May 30, 2013

Obama considers Republican FBI head

The former Justice Department official is seen as unmoved by political pressures.

The Washington Post

WASHINGTON - President Obama plans to nominate James Comey, a former senior Justice Department official in the George W. Bush administration, to replace Robert S. Mueller III as FBI director, according to two people with knowledge of the selection process.

James Comey
click image to enlarge

James Comey gestures during a June 2004 news conference in Washington. According to people familiar with the decision process, it looks likely that, in a bipartisan move, President Obama will nominate Comey to lead the FBI.

The Associated Press

Comey, 52, was at the center of some of the most bruising debates over counterterrorism during the Bush administration and established a reputation as a fierce defender of the law and the integrity of the Justice Department regardless of the political pressures of the moment.

The expected nomination of Comey, a Republican, was seen in some quarters as a bipartisan move by a president besieged by Republicans in Congress. But Chuck Hagel's prior service as a Republican senator from Nebraska did not spare him from a bruising nomination battle for secretary of defense.

Mueller has served 12 years as FBI director, a period of enormous transformation of the bureau in the aftermath of the Sept. 11, 2001, terrorist attacks. The director's term is limited by law to 10 years, but Congress unanimously approved Obama's request that Mueller be granted another two years in 2011.

Comey was famously involved in a 2004 hospital room confrontation with White House counsel Alberto Gonzales and the president's chief of staff, Andrew Card Jr. The two White House officials were attempting to persuade Attorney General John Ashcroft, who was recovering from emergency surgery to remove his gallbladder, to reauthorize a controversial domestic warrantless eavesdropping program.

Comey, who was acting attorney general in Ashcroft's absence, had refused to agree to extend the program. When he learned that the White House was attempting to go around him and get the ill Ashcroft to sign off on an extension, Comey rushed to George Washington University Medical Center, arriving just before Gonzales and Card.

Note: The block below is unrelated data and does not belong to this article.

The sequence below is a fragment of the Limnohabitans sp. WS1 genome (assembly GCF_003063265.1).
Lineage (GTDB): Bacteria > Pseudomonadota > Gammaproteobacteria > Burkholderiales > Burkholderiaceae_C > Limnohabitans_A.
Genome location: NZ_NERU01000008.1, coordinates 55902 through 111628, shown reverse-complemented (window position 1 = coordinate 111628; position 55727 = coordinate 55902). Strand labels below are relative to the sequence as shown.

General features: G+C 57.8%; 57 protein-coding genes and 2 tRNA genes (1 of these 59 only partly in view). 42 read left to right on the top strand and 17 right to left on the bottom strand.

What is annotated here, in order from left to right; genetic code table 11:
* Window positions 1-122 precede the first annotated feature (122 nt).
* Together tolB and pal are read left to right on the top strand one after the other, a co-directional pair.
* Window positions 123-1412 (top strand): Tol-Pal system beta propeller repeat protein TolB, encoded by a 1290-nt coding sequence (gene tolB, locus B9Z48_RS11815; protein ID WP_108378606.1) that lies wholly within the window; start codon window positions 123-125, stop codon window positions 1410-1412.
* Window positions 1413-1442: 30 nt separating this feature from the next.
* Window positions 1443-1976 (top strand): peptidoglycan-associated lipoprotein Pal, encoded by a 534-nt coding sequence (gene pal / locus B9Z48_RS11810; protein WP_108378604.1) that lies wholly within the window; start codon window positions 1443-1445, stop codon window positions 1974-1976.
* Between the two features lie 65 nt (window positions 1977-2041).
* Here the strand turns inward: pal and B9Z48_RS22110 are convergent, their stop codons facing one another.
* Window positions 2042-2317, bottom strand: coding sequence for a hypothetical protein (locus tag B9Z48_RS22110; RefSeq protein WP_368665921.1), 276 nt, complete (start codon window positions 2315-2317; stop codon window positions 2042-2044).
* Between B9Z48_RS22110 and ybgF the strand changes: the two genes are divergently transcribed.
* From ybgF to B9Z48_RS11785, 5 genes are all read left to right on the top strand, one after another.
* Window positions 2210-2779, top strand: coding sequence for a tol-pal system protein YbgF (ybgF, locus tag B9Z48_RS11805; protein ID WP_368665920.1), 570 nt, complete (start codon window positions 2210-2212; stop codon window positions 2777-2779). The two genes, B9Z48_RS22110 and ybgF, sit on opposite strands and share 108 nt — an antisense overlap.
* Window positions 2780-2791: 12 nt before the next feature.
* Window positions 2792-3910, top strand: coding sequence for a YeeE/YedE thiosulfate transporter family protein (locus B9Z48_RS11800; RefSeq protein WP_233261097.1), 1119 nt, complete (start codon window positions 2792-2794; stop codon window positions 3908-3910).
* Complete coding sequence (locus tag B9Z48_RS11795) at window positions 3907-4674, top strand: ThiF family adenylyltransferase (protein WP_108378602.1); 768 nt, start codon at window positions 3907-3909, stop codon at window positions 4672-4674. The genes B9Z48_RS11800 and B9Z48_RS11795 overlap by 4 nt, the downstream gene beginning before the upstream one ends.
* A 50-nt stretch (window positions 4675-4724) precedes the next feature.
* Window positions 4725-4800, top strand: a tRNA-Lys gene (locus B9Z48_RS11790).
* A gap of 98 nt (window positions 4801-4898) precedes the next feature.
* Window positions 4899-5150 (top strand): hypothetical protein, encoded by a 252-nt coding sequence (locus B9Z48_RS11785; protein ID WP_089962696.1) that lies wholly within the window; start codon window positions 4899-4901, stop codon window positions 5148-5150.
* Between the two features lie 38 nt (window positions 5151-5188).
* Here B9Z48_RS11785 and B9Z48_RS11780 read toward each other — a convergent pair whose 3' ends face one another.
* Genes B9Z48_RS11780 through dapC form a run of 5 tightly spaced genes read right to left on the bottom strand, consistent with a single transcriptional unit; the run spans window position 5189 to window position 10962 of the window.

Comey explained to Ashcroft what was happening and, when the White House officials arrived, the attorney general raised himself up and said he never should have authorized the program. He gestured at Comey and said, "There is the attorney general," according to an account by former Washington Post reporter Barton Gellman.

The White House had narrowed the search in recent days to Comey and Lisa Monaco, a former assistant attorney general for national security who became Obama's chief counterterrorism adviser this year. One law enforcement source said that a few weeks ago, the Justice Department sent both names to the White House.

Monaco would have been the first woman to lead the FBI, but Comey comes with extensive law enforcement experience. He served as the U.S. attorney for the Southern District of New York in Manhattan and he was the managing assistant U.S. attorney in charge of the Richmond division of the U.S. Attorney's Office for the Eastern District of Virginia. While in Richmond, Va., he earned praise for reducing the homicide rate by shifting gun prosecutions from state court to federal court, where the sentences were tougher. From 2003 though 2005, he served as deputy attorney general, responsible for overseeing the operations of the Justice Department.

"Jim is one of the great leaders of the Justice Department," said Jamie Gorelick, who served as a deputy attorney general in the Clinton administration. "He has worked very closely with the bureau. He knows its strengths and will be great at enhancing its capabilities."

The officials who said that Comey was selected spoke on the condition of anonymity because they were not authorized to discuss a pending decision. They did not say how soon Obama would make the official announcement. News of Comey's appointment was first reported by NPR.

A White House spokesman would not confirm the appointment Wednesday night, saying he had no personnel announcements to make.

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